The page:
It's been in the works for years, but the largest-ever expansion of the domain name system is now upon us. By Feb. 4, you'll be able to buy and start a website with dozens of new endings--like .coffee, .computer, .buzz, or .email--instead of more familiar options like .com or .net. And it's only the beginning: In the next year, about 1,000 generic top-level domain names (or gTLDs for short; like the "com" in PopSci.com) will become available.
This 18-foot-long (5.5 meters) oarfish was found off a beach in Southern California on Oct. 13, 2013, and is held here by staff from the Catalina Island Marine Institute. The staff and kids at a Southern California educational facility got quite a surprise when an 18-foot-long (5.5 meters) serpentlike sea creature washed up near the shore.
The loss of mice's innate fear may persist after the parasite responsible (T. gondii) is no longer detectable in their brains, suggesting that initial infection may cause permanent changes in the mechanisms underlying their fear of predators. A fair amount of research has taken place on Toxoplasma gondii, the bizarre parasite that makes mice unafraid of cats, and the latest chapter is a strange one.
Muck Rack makes it simple to find people, tweets, or articles that mention any name, keyword, company, hashtag etc. We've compiled this guide to help you make the most of your search.
Selecting a term
Start searching tweets, articles from media outlets, articles mentioned in tweets, journalists'
names, titles and bios with some suggested searches:
Companies or Topics (e.g. iPhone, Microsoft)
Phrases (e.g. "cloud computing") — use quotes to keep the terms together
Twitter handles (e.g. @username) — returns those who have mentioned or replied to
Names (e.g. "David Pogue")
Hashtags (e.g. #sxsw, #london2012)
Bio details (e.g. vegan, Olympics, father)
Muck Rack's Advanced Search allows for many boolean operators.
Find results that mention multiple specified terms, use AND or
+. For example, ensure each result contains both Elon Musk and Mark Zuckerberg by
searching Musk AND Zuckerberg or Musk + Zuckerberg.
Use the operators OR or , to broaden your search when you'd like either of
multiple terms to appear in results. (This is the default behavior of our search when no operators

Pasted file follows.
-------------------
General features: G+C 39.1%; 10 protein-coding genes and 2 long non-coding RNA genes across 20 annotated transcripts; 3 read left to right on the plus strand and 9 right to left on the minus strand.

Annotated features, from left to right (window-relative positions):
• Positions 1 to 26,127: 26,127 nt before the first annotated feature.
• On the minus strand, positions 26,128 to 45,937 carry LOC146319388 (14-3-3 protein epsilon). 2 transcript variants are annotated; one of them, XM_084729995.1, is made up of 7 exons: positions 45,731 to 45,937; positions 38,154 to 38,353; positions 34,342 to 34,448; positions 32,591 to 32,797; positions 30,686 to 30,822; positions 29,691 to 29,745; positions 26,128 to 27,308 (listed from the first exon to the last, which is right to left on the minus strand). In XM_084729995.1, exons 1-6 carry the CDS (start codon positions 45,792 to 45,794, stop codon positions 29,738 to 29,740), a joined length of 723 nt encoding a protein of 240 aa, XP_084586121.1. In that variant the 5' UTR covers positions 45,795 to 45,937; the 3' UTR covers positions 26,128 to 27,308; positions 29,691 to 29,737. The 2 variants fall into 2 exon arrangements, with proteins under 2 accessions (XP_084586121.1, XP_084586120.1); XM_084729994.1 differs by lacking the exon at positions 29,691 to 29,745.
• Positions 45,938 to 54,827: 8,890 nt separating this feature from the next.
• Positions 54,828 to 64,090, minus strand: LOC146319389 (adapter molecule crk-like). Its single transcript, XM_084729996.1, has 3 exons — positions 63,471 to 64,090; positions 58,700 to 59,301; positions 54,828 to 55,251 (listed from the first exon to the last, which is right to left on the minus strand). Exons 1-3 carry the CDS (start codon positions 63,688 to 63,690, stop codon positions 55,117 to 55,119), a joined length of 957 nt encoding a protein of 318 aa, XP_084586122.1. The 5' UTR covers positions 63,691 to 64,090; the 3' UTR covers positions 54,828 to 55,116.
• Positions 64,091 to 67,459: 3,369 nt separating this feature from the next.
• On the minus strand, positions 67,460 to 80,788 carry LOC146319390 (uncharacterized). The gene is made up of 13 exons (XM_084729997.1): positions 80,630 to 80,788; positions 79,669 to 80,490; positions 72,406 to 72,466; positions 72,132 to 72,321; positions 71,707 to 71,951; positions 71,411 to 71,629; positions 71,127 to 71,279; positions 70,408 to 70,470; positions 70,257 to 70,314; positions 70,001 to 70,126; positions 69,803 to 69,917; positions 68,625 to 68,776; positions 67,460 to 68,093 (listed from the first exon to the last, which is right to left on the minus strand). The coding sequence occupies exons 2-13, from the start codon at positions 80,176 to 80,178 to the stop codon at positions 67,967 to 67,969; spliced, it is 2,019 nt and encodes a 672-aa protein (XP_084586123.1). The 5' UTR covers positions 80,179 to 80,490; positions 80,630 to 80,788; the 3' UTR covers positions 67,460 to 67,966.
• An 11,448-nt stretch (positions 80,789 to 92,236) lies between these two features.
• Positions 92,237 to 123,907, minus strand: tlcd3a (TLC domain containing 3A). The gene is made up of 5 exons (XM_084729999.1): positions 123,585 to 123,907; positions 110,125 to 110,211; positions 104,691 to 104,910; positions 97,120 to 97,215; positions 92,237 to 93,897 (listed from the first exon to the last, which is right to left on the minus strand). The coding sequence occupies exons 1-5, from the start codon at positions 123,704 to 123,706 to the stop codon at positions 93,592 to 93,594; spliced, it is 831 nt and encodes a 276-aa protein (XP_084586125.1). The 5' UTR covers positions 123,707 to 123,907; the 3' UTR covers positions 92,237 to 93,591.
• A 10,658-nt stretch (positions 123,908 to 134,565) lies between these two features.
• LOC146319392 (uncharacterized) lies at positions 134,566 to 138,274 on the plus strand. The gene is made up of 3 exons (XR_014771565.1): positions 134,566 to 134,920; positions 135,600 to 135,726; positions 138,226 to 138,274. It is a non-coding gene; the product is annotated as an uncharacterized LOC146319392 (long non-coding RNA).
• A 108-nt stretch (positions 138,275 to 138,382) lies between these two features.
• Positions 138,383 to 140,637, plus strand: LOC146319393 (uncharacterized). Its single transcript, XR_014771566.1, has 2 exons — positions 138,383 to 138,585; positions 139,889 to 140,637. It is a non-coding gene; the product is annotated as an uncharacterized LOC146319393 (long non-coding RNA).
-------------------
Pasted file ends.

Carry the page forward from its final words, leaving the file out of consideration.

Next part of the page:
are used). For example, results will contain either cake or cookie by searching cake OR cookie or cake,cookie
Use NOT or - to subtract results from your search. For
example, searching Disney will yield results about the Walt Disney Company as well as Walt Disney
World Resort. To exclude mentions of Disney World, search for Disney -World or Disney
When using one of these operators with a phrase, enclose it in quotation marks. For example, you can
find results about smartphones excluding Apple's iPhone 4S by searching smartphone -"iPhone
Exact case matching or punctuation
If you're searching for a brand name or keyword that relies on specific punctuation marks or capitalization, you can
find results that match your exact query by adding matchcase: before the keyword you're searching for, like matchcase:E*TRADE .
Use parentheses to separate multiple
boolean phrases. For example, to find journalists talking about having fun in Disney World or
Disneyland, search for ("disney world" OR disneyland) AND fun.
An asterisk can be used to search for any variation of a root word truncated by the asterisk. For example, searching for admin* will return results for administrator, administration, administer, administered, etc.
A near operator is an AND operator where you can control the distance between the words. You can vary the distance the near operation uses by adding a forward slash and number (between 0-99) such as strawberries NEAR/10 "whipped cream", which means the strawberries must exist within 10 words of "whipped cream".